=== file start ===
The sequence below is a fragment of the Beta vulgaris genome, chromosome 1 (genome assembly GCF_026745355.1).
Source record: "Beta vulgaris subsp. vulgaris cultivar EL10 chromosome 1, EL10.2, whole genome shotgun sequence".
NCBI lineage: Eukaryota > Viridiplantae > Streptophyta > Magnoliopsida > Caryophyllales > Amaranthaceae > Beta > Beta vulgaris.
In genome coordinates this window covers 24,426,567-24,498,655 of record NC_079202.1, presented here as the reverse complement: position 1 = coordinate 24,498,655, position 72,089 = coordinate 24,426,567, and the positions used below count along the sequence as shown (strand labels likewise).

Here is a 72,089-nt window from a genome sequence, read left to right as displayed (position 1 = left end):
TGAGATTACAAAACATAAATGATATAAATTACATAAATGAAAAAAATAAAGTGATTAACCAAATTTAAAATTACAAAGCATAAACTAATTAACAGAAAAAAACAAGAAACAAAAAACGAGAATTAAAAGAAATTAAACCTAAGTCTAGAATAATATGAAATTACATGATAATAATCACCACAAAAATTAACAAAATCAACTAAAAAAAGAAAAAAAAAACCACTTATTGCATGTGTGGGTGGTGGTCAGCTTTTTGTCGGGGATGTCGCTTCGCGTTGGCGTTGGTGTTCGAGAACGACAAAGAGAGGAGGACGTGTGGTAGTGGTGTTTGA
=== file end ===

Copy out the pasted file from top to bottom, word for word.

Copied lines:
The sequence below is a fragment of the Beta vulgaris genome, chromosome 1 (genome assembly GCF_026745355.1).
Source record: "Beta vulgaris subsp. vulgaris cultivar EL10 chromosome 1, EL10.2, whole genome shotgun sequence".
NCBI lineage: Eukaryota > Viridiplantae > Streptophyta > Magnoliopsida > Caryophyllales > Amaranthaceae > Beta > Beta vulgaris.
In genome coordinates this window covers 24,426,567-24,498,655 of record NC_079202.1, presented here as the reverse complement: position 1 = coordinate 24,498,655, position 72,089 = coordinate 24,426,567, and the positions used below count along the sequence as shown (strand labels likewise).

Here is a 72,089-nt window from a genome sequence, read left to right as displayed (position 1 = left end):
TGAGATTACAAAACATAAATGATATAAATTACATAAATGAAAAAAATAAAGTGATTAACCAAATTTAAAATTACAAAGCATAAACTAATTAACAGAAAAAAACAAGAAACAAAAAACGAGAATTAAAAGAAATTAAACCTAAGTCTAGAATAATATGAAATTACATGATAATAATCACCACAAAAATTAACAAAATCAACTAAAAAAAGAAAAAAAAAACCACTTATTGCATGTGTGGGTGGTGGTCAGCTTTTTGTCGGGGATGTCGCTTCGCGTTGGCGTTGGTGTTCGAGAACGACAAAGAGAGGAGGACGTGTGGTAGTGGTGTTTGA